Lt. Gordon Matthew Ambelas, honored firefighter, killed in Brooklyn fire caused by pinched electric cord, says FDNY

A New York City firefighter died searching for victims of a two-alarm fire on the night of July 5, 2014. Firefighter Lt. Gordon Ambelas sustained fatal injuries while searching for people in a 19-th floor apartment. (Credit: AP)

A veteran firefighter recently honored for his rescue efforts died searching for victims in a Brooklyn high-rise fire sparked by an electrical cord pinched between a bedframe and a wall, FDNY officials said Sunday.

Lt. Gordon Matthew Ambelas, 40, a 14-year veteran from Staten Island, is the first FDNY line-of-duty death in more than two years, officials said.

Ambelas was searching for victims late Saturday night on the 19th floor of the Independence Towers public housing complex in Williamsburg when he became trapped in a debris-cluttered bedroom and the fire "flashed over" him, said officials with the FDNY and Mayor Bill de Blasio's office.

The flames burst after they were exposed to oxygen, possibly introduced by the opening of a door, the FDNY said.

The fire was accidental and caused by the pinched electrical cord from an air conditioning unit, but an investigation is ongoing, FDNY Commissioner Daniel A. Nigro said. The New York City Housing Authority said it is cooperating with the investigation, but would not say what fire-prevention measures were in place. Two other firefighters and two civilians were treated for minor injuries.

Last month, Ambelas was recognized after he saved a 7-year-old Brooklyn boy in May whose head and arm became trapped in a roll-down gate. Afterward, he gave credit to his colleagues, saying their actions showed "that FDNY members are always ready to help others. It was great teamwork all around."

Sunday, Ambela's fire department colleagues, community members from around his Williamsburg firehouse and city officials mourned his death. He leaves behind his wife, Nanette, and two daughters, ages 4 and 8.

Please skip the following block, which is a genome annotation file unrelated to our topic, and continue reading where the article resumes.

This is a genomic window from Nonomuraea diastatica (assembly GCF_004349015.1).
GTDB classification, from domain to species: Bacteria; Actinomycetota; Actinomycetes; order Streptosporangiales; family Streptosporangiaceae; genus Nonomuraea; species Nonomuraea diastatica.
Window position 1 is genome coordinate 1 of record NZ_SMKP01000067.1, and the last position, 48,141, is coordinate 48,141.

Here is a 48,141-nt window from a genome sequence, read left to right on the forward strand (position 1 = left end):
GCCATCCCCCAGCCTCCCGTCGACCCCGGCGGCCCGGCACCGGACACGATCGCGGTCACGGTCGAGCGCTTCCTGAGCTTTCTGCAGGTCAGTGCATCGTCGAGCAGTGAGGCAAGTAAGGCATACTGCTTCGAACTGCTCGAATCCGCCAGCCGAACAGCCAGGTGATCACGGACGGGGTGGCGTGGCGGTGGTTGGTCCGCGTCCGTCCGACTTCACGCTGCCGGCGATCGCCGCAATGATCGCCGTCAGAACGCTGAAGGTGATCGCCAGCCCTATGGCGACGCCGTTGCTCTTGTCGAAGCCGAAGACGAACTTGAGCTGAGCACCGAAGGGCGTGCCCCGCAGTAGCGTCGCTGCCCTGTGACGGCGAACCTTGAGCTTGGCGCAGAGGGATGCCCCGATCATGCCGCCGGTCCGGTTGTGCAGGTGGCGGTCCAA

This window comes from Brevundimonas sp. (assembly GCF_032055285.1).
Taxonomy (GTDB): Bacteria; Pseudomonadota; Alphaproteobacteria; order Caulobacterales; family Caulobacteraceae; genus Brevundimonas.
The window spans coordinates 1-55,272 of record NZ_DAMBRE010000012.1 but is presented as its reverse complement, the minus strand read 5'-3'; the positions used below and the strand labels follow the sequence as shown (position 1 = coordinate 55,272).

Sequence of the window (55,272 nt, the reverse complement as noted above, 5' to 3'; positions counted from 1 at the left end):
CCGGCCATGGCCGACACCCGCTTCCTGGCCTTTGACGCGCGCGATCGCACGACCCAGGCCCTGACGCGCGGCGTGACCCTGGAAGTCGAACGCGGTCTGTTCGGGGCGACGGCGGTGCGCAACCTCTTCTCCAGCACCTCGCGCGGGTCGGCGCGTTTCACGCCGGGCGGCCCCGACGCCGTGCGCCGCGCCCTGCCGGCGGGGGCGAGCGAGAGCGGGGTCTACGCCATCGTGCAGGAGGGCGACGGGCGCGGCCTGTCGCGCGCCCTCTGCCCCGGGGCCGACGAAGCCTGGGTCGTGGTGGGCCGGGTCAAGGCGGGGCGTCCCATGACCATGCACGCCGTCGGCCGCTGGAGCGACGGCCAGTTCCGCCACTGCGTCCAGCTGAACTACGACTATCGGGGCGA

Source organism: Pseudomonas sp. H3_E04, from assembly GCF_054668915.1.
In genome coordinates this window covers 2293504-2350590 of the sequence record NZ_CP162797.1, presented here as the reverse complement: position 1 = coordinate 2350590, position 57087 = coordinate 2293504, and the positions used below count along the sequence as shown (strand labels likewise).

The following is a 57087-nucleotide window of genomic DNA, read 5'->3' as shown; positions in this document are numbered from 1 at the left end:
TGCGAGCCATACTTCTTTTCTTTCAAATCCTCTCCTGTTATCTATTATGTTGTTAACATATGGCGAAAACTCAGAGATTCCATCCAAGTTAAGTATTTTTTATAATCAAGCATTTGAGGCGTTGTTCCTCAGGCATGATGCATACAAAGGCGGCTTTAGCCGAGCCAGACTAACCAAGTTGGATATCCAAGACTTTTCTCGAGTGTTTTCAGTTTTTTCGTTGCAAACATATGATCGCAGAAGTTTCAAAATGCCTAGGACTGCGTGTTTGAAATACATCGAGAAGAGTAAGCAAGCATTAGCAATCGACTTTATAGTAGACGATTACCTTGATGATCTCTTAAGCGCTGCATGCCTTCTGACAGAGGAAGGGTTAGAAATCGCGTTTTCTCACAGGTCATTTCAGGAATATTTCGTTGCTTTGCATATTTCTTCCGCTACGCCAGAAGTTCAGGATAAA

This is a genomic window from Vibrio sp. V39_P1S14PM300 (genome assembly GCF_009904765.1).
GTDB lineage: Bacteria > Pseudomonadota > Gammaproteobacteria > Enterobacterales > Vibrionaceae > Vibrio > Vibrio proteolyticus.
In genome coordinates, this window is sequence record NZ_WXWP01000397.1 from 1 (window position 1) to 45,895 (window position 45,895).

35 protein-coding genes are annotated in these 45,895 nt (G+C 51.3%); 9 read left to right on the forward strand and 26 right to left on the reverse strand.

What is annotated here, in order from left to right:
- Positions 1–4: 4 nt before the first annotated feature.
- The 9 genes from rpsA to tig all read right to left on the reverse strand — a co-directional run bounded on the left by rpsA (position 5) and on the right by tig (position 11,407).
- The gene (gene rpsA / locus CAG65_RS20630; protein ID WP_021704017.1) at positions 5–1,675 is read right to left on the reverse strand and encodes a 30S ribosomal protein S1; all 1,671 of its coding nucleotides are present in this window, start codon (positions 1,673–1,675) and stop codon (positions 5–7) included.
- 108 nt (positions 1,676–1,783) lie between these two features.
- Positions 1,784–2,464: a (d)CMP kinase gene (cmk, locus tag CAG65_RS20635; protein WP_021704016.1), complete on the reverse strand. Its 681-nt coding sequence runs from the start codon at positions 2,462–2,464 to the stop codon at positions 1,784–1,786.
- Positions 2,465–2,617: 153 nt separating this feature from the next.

"We have lost a real hero . . . and our hearts are heavy," de Blasio said at a news conference at Woodhull Medical Center, where Ambelas was pronounced dead late Saturday night.

He and Nigro met with Ambelas' wife. The mayor said she is distraught and heartbroken.

Members of Ambelas' unit, Ladder Company No. 119, hung black-and-purple bunting above their station's entryway. Dozens of firefighters stood and silently honored him Sunday.

Nigro said Ambelas had "an enormous love for his job and our mission to help and save others."

Ambelas, known to friends as Matt, was found unconscious Saturday night by firefighters and EMS personnel, who tried to resuscitate him, officials said. About 100 firefighters responded to the blaze at the 21-story building. The fire was under control in about an hour.

In a statement, family members of Mendy Gotlieb, the boy Ambelas saved last month, called him a "savior."

"He literally sacrificed his life for others," they said. "I hope that his family finds solace in the so many lives that are living on because of him."

Rabbi David Niederman, of the United Jewish Organization of Williamsburg, said Ambelas' death just 10 days after he was honored was saddening.

"Lt. Ambelas' memory will live on in Mendy and the many others he saved, and of course in the precious family he's leaving behind," he said.

Other members of Williamsburg's ultra-Orthodox Jewish Satmar community stopped by the firehouse to offer condolences to Ambelas' colleagues.

Across the street, at the headquarters of a Satmar congregation, signs hung reading "R.I.P."

The last FDNY member to die in the line of duty was Lt. Richard Nappi, a Farmingville resident who was killed in April 2012.

With Alison Fox

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